Whether you're suffering from depression, anxiety, obsessive compulsive disorder, or an eating disorder, rest assured, you're not alone. In fact, new research shows it's more common to struggle with a mental illness than it is to never experience one. In a study published in the Journal of Abnormal Psychology, researchers followed a generation of New Zealanders from birth to middle age. After running diagnostics every several years in order to look for signs of mental illness, the results showed over 80 percent of participants had struggled at some point or another with mental health issues throughout the study.
Meanwhile, a mere 17 percent of people remained mentally well throughout the course of this long-term study.
Translation: Mental illness is more common than mental health.
Basically, experiencing some sort of mental illness has become the norm.
When I first opened up about my eating disorder to a group of friends, I found that starting the conversation led them to admit they, too, had been struggling with a mental illness of some kind. The more I discussed what I was going through, the more I realized I wasn't alone.
While it's undoubtedly difficult at times to deal with any form of a mental illness, there is certainly comfort in knowing we're not alone in our circumstances.
The issue, then, is not that someone has a mental illness, but that stigma continues to persist anyway.
The stigma around mental illness is not only unfair -- it's unyielding.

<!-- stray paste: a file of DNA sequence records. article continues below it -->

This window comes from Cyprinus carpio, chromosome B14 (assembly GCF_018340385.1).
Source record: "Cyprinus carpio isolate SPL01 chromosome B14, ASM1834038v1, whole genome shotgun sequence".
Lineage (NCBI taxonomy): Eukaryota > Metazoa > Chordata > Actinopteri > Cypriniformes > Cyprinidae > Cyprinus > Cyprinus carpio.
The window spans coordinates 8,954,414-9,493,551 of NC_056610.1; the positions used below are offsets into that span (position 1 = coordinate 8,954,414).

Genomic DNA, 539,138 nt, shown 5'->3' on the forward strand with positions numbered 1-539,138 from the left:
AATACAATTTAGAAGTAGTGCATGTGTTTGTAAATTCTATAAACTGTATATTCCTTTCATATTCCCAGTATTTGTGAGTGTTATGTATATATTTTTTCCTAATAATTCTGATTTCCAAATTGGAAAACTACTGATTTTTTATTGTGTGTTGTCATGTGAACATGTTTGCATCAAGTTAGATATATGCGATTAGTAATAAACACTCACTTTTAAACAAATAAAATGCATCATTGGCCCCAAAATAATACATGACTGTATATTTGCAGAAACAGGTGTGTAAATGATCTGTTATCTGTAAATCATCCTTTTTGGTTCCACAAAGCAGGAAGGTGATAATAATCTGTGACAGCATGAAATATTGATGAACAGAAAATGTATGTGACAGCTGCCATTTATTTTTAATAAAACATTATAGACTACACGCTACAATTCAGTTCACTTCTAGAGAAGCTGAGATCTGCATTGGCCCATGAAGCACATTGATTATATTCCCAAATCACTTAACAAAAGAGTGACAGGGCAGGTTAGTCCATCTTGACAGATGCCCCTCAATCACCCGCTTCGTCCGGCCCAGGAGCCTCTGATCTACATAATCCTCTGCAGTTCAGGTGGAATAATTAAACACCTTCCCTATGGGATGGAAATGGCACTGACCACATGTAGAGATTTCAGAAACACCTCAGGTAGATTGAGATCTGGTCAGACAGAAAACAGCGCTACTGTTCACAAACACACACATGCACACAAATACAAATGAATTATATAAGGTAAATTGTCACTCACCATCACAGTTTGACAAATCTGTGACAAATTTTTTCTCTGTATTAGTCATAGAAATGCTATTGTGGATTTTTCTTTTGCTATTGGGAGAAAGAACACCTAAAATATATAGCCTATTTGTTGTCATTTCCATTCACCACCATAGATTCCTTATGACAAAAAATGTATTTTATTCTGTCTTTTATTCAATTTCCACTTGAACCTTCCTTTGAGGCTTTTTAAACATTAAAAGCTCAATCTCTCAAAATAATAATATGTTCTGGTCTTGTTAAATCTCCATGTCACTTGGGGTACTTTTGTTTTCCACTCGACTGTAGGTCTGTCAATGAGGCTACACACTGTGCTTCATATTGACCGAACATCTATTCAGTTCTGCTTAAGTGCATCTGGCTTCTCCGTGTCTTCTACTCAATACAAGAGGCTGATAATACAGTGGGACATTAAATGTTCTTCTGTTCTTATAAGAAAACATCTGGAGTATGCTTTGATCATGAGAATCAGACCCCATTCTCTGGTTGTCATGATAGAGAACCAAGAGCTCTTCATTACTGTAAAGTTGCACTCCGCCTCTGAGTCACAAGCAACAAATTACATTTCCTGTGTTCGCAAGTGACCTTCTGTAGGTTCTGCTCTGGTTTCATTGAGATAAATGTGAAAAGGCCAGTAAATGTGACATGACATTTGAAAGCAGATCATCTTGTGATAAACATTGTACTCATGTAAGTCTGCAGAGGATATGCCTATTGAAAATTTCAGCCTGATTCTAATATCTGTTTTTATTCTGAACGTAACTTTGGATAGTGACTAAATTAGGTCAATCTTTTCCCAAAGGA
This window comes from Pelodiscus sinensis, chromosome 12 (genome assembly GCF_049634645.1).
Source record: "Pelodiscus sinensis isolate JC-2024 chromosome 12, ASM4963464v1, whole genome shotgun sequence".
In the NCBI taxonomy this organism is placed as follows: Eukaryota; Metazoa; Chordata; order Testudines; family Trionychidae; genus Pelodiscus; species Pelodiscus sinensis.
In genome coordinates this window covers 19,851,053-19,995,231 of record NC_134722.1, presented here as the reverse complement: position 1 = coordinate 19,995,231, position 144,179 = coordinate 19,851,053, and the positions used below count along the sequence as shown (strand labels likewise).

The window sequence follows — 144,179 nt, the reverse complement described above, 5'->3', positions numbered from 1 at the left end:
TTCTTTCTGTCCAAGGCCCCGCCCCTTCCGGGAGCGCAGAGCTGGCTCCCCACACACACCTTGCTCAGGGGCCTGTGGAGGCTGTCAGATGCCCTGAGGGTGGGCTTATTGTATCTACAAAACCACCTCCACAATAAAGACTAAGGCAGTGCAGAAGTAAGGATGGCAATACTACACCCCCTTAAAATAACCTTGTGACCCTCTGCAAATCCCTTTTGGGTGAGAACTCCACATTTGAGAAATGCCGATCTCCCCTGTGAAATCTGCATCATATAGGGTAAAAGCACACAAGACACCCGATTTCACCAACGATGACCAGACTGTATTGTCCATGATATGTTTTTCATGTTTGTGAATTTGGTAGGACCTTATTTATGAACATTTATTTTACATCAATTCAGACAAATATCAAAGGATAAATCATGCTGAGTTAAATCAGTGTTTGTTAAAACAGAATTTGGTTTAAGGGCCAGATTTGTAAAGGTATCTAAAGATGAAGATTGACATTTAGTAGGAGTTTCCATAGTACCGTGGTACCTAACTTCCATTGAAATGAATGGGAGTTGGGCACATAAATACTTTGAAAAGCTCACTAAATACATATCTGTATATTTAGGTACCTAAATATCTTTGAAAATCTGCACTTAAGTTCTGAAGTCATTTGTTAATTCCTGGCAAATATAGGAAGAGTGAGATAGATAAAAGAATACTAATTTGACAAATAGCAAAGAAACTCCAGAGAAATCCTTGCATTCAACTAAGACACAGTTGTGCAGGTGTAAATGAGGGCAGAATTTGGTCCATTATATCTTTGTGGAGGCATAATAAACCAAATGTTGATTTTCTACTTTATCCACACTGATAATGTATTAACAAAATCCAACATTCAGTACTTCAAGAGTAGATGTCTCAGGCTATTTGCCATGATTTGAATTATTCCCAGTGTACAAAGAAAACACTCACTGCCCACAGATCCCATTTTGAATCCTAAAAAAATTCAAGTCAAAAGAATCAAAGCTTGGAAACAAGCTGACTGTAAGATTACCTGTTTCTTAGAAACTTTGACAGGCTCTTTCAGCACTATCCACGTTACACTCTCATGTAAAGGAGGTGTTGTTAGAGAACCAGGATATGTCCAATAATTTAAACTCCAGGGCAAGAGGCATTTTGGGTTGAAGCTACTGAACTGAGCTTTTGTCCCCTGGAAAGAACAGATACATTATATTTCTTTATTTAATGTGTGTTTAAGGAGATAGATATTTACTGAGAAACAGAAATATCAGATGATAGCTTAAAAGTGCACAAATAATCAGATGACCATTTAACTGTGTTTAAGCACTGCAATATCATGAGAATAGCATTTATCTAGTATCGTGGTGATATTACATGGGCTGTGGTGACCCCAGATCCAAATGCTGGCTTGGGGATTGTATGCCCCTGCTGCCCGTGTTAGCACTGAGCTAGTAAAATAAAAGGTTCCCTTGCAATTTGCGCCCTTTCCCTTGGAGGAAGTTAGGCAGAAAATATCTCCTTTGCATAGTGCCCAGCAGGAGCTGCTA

In 2014, RAND Corporation issued a California Well-Being Survey that studied how the stigma surrounding mental illness affects those suffering. The results showed that more than two-thirds of those surveyed chose to hide their mental health conditions from family, friends, and co-workers to avoid discrimination.
Additionally, one in five admitted to delaying treatment out of fear of someone finding out about their condition.
And this stigma likely won't go away until we can talk about mental health the same way we discuss physical health.
President of Mental Health America Paul Gionfriddo told Business Insider,
At a time when we have recognized the importance of early intervention for cancer or for diabetes or heart disease, why would we say, 'OK, for mental illness we aren't going to screen or do early intervention?' This should be as common for adults as blood pressure screening. Putting our head in the sand and waiting for a catastrophe is not a health care plan.
As diagnosable mental illness becomes more common, treatment for those mental illnesses need to follow suit.
At the very least, this new research brings us one step closer to breaking the stigma around mental illness.
Though we clearly have a long way to go, mental illness has now been shown to be a common diagnosis, so it is even more crucial that we continue to normalize the conversation surrounding it.
The truth is, big or small, we've all got something going on in our heads.
There's no shame in your suffering, and you should feel comfortable standing by and talking about your mental health.
Don't let the stigma stop you -- speak up, and speak often.
Clearly, we're all in this together.